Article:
A contrarian approach to understanding some fundamental concepts in physics.
In this debut science book, retired engineer Hardison makes arguments for re-evaluating the work of Albert Einstein, Niels Bohr, Max Planck, and others who developed the basic principles that physics students are still taught. Specifically, he advocates a new understanding of the universe under a different paradigm. However, he isn’t writing for general readers but for committed science buffs who can follow the hundreds of equations he uses to elucidate elements of his theory, which rests on the assumption that the speed of light is not a fixed number but “essentially infinite.” This, he says, is because light is transferred from one atom to another instead of moving through space. Hardison’s theory does away with such concepts as wave/particle duality and mass as a relative quality of matter. Although the analysis is extremely detailed and technical, relying on variable-laden equations and depictions of multidimensional space, the author recounts his work in a casual, often wry, tone. At one point, for example, he explains that “I will have more to say on this subject (with some difficulty)”; later, he summarizes an argument with the phrase, “I tweak my nose at negative potential energy.” The author’s conclusions matter mainly on a theoretical level; cellphones, for example, will continue to work and the Earth’s orbit will remain unchanged whether the speed of light is constant or infinite. Physicists’ understanding of the forces that shape the universe would be shaken, though, if Hardison’s analysis is correct. That, however, isn’t something that most readers are in a position to judge, so it will be left to peer review and further research to determine the validity of the book’s central theory. In the meantime, readers with strong groundings in mathematics and physics may find this to be a thought-provoking approach to key questions about the nature of the universe and how it came to be and the conclusions that one may reach by re-evaluating basic assumptions.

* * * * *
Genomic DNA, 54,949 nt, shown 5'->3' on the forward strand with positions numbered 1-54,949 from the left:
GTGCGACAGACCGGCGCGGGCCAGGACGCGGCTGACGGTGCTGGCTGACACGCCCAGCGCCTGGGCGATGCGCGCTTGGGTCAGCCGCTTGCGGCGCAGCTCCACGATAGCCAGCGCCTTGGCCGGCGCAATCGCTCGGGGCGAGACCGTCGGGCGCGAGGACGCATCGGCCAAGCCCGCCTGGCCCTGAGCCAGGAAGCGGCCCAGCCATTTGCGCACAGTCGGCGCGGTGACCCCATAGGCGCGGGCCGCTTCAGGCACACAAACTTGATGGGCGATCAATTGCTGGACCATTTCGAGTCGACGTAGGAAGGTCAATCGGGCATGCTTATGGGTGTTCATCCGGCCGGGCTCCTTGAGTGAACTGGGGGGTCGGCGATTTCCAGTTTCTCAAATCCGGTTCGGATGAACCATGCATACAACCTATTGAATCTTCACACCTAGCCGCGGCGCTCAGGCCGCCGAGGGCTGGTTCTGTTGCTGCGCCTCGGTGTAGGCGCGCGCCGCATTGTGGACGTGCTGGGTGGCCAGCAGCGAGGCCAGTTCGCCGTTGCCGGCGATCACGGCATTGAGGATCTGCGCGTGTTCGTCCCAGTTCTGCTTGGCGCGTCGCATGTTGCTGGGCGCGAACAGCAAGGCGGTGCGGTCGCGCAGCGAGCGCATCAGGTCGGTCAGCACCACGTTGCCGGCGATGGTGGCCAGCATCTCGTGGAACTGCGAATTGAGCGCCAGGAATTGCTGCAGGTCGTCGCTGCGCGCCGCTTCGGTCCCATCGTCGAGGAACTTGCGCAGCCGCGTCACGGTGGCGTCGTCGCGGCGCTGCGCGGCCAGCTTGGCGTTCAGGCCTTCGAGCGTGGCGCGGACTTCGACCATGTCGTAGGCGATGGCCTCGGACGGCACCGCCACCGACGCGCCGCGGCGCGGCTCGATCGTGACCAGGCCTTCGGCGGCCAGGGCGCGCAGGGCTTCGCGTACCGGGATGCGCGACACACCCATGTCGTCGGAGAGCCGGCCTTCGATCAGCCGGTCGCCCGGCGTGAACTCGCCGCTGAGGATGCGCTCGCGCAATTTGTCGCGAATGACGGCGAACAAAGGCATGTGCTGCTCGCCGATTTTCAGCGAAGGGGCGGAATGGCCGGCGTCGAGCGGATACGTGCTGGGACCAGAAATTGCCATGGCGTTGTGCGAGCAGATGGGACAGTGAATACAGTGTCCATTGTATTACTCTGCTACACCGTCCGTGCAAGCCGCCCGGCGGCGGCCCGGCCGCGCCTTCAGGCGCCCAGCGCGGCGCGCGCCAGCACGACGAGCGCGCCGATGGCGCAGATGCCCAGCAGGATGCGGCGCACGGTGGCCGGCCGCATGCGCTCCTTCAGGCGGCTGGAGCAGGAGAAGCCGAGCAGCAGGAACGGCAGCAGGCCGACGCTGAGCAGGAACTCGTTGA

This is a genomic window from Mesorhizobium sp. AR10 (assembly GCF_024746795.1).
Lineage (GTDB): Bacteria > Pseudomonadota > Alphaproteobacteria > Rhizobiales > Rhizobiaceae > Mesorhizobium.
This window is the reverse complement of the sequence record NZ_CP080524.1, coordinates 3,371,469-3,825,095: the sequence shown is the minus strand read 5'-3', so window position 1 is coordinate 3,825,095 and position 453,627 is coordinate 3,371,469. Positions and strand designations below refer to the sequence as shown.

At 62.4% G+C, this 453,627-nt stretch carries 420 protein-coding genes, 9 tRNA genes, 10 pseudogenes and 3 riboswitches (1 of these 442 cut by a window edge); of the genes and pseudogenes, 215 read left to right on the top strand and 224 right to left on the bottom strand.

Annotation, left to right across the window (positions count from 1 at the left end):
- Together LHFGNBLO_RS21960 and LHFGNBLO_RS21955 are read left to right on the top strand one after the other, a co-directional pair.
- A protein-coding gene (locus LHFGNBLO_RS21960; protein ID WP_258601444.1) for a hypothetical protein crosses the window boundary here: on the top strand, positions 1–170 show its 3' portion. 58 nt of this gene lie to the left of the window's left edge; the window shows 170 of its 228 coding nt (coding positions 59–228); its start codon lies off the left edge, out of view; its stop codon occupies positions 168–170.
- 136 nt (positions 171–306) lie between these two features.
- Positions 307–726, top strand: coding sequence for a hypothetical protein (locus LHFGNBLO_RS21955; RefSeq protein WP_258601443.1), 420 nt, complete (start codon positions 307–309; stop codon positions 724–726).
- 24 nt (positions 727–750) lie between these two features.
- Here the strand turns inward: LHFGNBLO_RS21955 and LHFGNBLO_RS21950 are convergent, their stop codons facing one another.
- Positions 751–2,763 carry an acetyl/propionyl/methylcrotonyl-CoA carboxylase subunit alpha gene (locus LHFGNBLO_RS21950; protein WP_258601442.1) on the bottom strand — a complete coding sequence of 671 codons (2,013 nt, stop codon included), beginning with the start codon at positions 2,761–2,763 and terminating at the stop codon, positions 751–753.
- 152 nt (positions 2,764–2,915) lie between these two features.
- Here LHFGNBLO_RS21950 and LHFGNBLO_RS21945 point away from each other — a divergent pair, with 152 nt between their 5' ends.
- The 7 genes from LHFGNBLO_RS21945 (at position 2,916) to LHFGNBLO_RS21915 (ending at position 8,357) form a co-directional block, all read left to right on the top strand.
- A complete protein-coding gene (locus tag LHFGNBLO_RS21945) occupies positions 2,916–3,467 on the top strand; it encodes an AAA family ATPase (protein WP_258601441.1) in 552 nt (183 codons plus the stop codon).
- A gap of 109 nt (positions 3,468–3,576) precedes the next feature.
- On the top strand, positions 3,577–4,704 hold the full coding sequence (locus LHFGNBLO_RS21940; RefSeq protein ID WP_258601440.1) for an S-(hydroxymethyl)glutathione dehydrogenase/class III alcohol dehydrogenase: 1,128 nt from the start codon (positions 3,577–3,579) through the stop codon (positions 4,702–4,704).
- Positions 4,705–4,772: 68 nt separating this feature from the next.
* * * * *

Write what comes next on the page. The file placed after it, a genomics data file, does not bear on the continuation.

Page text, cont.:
A dense, technical, but well-written argument for a new scientific interpretation.